Torker Bicycles* is giving away a ton of stuff in a Pinterest contest, including a Torker Interurban Flat bike** and Betabrand clothes.

The instructions are in the flier below (click to embiggen).


* A disclaimer – my husband works for Seattle Bike Supply, which owns Torker.

**Sparkle Kraken is a Torker Interurban Mixte.

Win a copy of Cycling Sojourner’s Washington guide

Contest is running through May 7

Want a copy of Cycling Sojourner’s Washington guidebook? Go leave a comment here.


Review and giveaway: Cycling Sojourner’s guide to the best multi-day tours in Washington

by Jessie Kwak


UPDATE: The giveaway is now closed. Thanks for all your comments!

I was so excited when I heard that Ellee Thalheimer of Cycling Sojourner was writing a Washington version of her awesome bike touring guide. I’d snagged a copy of the Oregon version, but since I lived in Seattle I’d never gotten a chance to try any of them out.

Well, as the world turns, by the time the Washington book was released, I’d moved to Portland. 🙂

I got my sneaky Oregonian hands on a review copy, though, and let me say it looks fantastic! Keep reading to find out why, and to see how you can win your very own copy.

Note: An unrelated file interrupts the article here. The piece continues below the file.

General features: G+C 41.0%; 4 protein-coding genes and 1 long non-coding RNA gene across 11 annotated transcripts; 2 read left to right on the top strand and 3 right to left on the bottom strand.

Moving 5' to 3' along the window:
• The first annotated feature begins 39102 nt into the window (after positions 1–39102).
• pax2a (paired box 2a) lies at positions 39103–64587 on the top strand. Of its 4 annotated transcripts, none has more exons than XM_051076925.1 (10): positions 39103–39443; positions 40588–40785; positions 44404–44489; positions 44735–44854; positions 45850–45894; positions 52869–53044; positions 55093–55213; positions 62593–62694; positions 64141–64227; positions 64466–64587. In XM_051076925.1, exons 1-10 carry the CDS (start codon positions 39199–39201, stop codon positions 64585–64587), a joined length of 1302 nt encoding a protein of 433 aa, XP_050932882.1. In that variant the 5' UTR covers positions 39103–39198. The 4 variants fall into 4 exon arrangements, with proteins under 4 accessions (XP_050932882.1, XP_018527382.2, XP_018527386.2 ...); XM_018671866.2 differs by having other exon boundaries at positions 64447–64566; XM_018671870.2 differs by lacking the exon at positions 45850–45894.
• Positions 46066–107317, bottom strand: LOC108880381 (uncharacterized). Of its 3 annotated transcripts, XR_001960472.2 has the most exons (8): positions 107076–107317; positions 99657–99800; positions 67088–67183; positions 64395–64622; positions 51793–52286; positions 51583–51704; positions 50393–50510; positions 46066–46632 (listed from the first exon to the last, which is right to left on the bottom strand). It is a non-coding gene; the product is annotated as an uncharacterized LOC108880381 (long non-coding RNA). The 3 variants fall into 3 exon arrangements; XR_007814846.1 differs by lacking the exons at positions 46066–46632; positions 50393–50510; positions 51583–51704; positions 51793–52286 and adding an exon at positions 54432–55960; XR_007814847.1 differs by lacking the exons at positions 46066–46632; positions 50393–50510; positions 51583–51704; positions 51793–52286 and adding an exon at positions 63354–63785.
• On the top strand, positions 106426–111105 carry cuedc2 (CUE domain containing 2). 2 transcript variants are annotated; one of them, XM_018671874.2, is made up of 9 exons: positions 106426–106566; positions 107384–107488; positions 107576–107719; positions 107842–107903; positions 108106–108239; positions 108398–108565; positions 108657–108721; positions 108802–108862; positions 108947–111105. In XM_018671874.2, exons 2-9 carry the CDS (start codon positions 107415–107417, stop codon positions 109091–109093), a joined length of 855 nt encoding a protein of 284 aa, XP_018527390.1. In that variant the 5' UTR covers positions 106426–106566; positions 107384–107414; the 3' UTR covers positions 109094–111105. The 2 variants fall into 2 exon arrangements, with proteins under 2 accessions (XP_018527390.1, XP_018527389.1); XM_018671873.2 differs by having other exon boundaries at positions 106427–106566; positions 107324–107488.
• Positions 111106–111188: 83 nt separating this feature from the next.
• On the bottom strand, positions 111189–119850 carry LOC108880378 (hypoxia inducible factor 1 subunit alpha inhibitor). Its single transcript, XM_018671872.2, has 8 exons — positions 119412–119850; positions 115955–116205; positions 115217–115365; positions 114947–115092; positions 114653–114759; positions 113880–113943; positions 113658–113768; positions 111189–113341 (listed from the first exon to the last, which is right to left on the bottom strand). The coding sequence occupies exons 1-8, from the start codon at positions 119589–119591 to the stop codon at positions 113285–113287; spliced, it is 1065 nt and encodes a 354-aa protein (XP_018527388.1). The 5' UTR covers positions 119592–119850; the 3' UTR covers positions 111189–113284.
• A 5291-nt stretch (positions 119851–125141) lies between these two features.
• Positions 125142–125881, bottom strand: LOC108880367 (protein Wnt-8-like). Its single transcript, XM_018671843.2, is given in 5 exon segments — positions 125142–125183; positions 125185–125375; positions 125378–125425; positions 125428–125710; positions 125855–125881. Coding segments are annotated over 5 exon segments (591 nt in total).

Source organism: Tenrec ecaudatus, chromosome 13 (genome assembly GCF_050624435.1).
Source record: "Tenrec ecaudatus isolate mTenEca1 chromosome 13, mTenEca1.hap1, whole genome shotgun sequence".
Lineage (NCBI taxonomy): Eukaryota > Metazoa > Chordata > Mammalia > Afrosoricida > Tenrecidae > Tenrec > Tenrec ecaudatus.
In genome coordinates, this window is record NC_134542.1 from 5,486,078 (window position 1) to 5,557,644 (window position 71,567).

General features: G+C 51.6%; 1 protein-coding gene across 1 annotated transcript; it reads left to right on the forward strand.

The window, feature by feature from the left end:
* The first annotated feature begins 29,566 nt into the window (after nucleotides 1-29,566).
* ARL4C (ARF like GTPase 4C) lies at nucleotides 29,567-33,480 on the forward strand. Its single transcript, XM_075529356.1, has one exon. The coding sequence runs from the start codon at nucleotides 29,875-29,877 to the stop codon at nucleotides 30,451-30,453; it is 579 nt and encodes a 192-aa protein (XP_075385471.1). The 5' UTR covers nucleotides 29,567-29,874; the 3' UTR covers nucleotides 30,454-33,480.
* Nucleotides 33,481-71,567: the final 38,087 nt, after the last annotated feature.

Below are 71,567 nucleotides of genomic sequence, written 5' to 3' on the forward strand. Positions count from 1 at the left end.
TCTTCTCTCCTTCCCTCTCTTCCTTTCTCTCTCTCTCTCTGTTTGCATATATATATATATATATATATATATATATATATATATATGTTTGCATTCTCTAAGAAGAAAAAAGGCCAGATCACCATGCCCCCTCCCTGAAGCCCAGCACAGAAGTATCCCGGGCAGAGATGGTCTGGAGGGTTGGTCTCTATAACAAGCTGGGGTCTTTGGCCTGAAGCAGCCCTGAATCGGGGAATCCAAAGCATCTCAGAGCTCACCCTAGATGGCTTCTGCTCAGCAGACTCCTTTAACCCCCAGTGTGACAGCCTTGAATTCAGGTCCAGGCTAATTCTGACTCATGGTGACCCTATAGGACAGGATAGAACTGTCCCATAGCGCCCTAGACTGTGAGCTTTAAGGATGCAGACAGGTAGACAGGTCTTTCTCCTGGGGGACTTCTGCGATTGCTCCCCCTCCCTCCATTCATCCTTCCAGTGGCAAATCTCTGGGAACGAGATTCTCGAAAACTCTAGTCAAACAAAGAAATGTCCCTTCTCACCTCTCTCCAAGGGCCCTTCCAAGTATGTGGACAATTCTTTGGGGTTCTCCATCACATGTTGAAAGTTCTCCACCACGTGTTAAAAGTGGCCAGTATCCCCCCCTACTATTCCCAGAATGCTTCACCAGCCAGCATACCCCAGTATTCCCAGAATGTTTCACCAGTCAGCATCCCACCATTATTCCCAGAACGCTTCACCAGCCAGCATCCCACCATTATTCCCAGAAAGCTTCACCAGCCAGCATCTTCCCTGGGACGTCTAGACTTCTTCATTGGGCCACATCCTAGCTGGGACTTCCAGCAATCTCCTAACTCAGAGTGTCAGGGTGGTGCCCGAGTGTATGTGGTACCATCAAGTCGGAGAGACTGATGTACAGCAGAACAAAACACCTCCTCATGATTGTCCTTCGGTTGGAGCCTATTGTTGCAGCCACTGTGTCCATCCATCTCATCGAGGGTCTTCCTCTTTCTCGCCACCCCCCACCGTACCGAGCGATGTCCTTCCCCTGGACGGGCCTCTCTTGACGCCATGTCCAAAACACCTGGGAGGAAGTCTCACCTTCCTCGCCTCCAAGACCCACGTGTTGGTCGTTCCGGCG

The book features nine routes throughout Washington State, from an easy overnighter from Seattle to multi-day epics in the Okanogan and Palouse. I was drooling as I read through the descriptions of the John Wayne Trail and a wine tasting loop in Walla Walla.

(I’m quite the fan of wine tasting trips with bikes in.)

This guidebook does a great job of making bike touring seem accessible to riders of all levels and budgets. In the introduction, you’ll find a shoestring guide to bike gear, advice on choosing touring companions, and a nice discussion on how to carry all your stuff. There’s even a handy packing guide at the back.

Many of the trips are contributed by local riders, which means that you can count on a knowledgeable guide to camp sites, lodging, and places to chow down. I loved the attention to tasty restaurants and breweries along the way. Ellee was one of the coauthors of Hop in the Saddle, so you know the woman is a fan of good living.

The maps and cue sheets are top-notch, and the attention to detail in the route descriptions is really superb. All in all, it’s a beautifully-produced book and I can’t wait to go try one of the routes!


As I mentioned above, I’ve got a copy to giveaway to one of you folks. I picked up two through the Kickstarter ages ago, and one of them could be yours!

To win, just leave a comment below. Tell me either: 1) In your opinion, what’s the most beautiful bike ride in Washington State? or 2) Where in Washington do you dream of riding?

The contest will be open through next Wednesday (May 7), and then I’ll pick one comment at random.

Fire away!

If you’re in Seattle tomorrow, you should definitely check out the release party at the Bicycle Alliance of Washington’s headquarters in Pioneer Square. There will be beer, book signings, and all sorts of fun!

Read more about it and order your copy on the Bike Alliance website

Order a copy on Ellee’s website